In this post, we will start configuring vRA 8.1. We have already discussed Cloud Assembly and Service Broker in first part of the series.
VMware vRealize Automation 8.1 – Part1: Cloud Assembly & Service Broker
VMware vRealize Automation 8.1 – Part2: Cloud Accounts,Projects & Cloud Zones
VMware vRealize Automation 8.1 – Part3: Flavor Mapping & Image Mapping
VMware vRealize Automation 8.1 – Part4: Network Profiles
VMware vRealize Automation 8.1 – Part5: Blueprints
VMware vRealize Automation 8.1 – Part6: Content & Catalog
VMware vRealize Automation 8.1 – Part7: User Permissions, Roles & Branding
So, what does vRA 8.1 do and what is the advantage of it. Let’s discuss in layman language.
User / Developer / Customer Point of view…
As a user/customer,
I get a web-based portal to request as many as application servers, db servers or web servers, applications or vRO workflows and even on demand networks for applications.
I as a user do not know what happens in the background.
Once the request is completed, I get my server with the IP address, which is accessible from my desktop. And it is ready to use for me without any issues.
Not only this, but there many other examples. That’s the beaty of this product. Now, Imagine that you as a System Administrator gets new server requests daily and every time you manually deploy everything and the server requests can be for vCenter VM, Amazon EC2 instance, Azure Machine or on Google cloud.
Architect / vRA Administrators Job…
I as an architect or vRA administrator, will be responsible to configure entire backend infrastructure. So that a User / Customer doesn’t have to worry about deployments and can requests as many as servers with just few clicks.
Cloud Accounts (Formally known as ‘Endpoints’ in old versions of vRA)
Cloud accounts are the configured permissions that vRealize Automation Cloud Assembly uses to collect data from the regions or data centers, and to deploy blueprints to those regions. Basically, vRA collects all information from the cloud accounts and define a place where your blueprint deployment will happen.
Log into vRA using IDM user and Click on Cloud Assembly.
Click on ‘Infrastructure’ tab > Click on ‘Cloud Accounts’ under ‘Connections’
‘Add Cloud Accounts’
Types can be AWS, Azure, Google Cloud, NSX-t, NSX-V or vCenter. You need to have subscriptions to public cloud platforms in order to add them into vRA. We will use vCenter for demo purpose.
Provide Name and vCenter Server Credentials information.
Click on ‘Validate’ and make sure its Green.
Check the box for your datacenter under Configuration and click Add.
Make sure that the status shows OK.
Cloud Account has been added. We now move to creating ‘Project’.
Projects controls who has access to vRA Cloud Assembly blueprints and where the blueprints are deployed. You use projects to organize and govern what your users can do and to what cloud zones they can deploy blueprints in your cloud infrastructure. Anyone who creates and deploys blueprints must be a member of at least one project.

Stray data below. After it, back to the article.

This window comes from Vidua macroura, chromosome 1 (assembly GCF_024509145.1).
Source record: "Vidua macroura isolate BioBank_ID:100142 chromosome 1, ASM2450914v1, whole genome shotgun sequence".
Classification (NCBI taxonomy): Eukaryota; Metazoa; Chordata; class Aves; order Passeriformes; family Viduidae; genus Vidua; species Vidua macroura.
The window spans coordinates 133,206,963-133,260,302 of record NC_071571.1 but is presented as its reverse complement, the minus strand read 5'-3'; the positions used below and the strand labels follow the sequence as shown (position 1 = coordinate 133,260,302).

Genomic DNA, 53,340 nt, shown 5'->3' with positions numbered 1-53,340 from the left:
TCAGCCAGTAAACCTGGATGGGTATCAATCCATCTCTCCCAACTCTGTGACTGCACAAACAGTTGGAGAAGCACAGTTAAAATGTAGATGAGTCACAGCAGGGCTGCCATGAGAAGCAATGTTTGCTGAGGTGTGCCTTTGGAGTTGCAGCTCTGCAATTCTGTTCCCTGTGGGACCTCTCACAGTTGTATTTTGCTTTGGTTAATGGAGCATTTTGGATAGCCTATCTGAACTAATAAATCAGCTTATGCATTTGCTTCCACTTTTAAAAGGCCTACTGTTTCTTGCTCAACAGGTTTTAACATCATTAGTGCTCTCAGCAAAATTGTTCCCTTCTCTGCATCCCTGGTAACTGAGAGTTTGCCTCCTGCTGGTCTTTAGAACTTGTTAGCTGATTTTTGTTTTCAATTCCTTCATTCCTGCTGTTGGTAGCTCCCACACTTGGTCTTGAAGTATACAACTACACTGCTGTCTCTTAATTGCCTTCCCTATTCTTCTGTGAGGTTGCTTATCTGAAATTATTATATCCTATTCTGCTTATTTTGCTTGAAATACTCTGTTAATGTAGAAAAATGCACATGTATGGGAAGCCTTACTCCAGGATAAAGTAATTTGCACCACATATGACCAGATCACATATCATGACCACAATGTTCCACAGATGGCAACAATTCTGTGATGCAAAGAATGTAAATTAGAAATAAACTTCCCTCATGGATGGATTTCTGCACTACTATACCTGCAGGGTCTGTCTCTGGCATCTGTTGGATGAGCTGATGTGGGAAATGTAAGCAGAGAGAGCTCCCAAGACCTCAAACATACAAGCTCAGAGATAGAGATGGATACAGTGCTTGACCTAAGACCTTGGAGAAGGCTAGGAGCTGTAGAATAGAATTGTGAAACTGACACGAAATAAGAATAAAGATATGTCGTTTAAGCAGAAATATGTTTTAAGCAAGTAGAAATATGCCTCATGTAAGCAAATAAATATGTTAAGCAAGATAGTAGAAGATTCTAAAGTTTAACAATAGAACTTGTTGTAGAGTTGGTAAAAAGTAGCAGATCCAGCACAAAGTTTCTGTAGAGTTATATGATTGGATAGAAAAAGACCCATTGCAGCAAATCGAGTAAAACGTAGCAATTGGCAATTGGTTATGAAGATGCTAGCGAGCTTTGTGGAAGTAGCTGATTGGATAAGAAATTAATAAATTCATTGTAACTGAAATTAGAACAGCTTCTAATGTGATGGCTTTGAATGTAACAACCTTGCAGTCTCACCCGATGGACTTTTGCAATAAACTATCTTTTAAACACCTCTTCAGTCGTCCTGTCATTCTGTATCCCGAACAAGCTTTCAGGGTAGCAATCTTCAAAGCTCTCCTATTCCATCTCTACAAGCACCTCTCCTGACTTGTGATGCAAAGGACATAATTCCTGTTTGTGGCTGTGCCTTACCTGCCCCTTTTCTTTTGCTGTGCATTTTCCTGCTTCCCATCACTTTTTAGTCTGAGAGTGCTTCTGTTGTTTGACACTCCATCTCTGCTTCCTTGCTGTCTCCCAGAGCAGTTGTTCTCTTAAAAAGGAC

Infrastructure> Projects> New Project
Provide Name & Description under Summary.
Click on ‘Users’ tab to add users from AD to access this project.
Type the name of the user, User Account should appear automatically in the dropdown.
Note: User Account will not be populated until you integrate your Active Directory in the vIDM. The procedure was explained in my one of the vRLCM blog here.
In ‘Assign Role’ Select ‘Member’ and click on ADD.
Selected User will be listed along with him role. You can also add groups here.
Move to ‘Provisioning’ tab to add ‘Cloud Zone’
Cloud Zone: Cloud Zones are sections of compute resources that are specific to your cloud account type. Cloud zones are specific to a region and you must assign them to a project. Basically, you assign compute resources for your blueprints and at the same time, you limit the amount of resources that can be used from this Cloud Zone.
Click on ‘Add Cloud Zone’
Cloud Zone: Select appropriate one from the dropdown.
Fill all parameters. All of them are self-explanatory.
Click on ADD.
Scroll down to ‘Template’ Section.
This place is to define Naming Patter/Convention for the VM that gets deployed via vRA. You can create naming template for all deployments from vRA. And you have to make sure that each VM gets a unique name.
For Example: You might want to keep the name of the VM starting with the Project name and then incremental two digit number.
Let’s configure it same way in our deployment too. To do that, you have to enter following value in template section. All values auto-populate as soon as you type $ in the section.
Note: Deployment will fail if you do no follow the pattern.
Rest to keep on default. Click ‘Create’. Project has been created successfully.
You should also see a ‘Cloud Zone’ created.
We have created ‘Cloud Account’, ‘Cloud Zone’ & ‘Project’ in this post. Next post will focus on remaining configuration of vRA. Thank you for reading. I hope that the blog contains valuable information. Thank you. 😊
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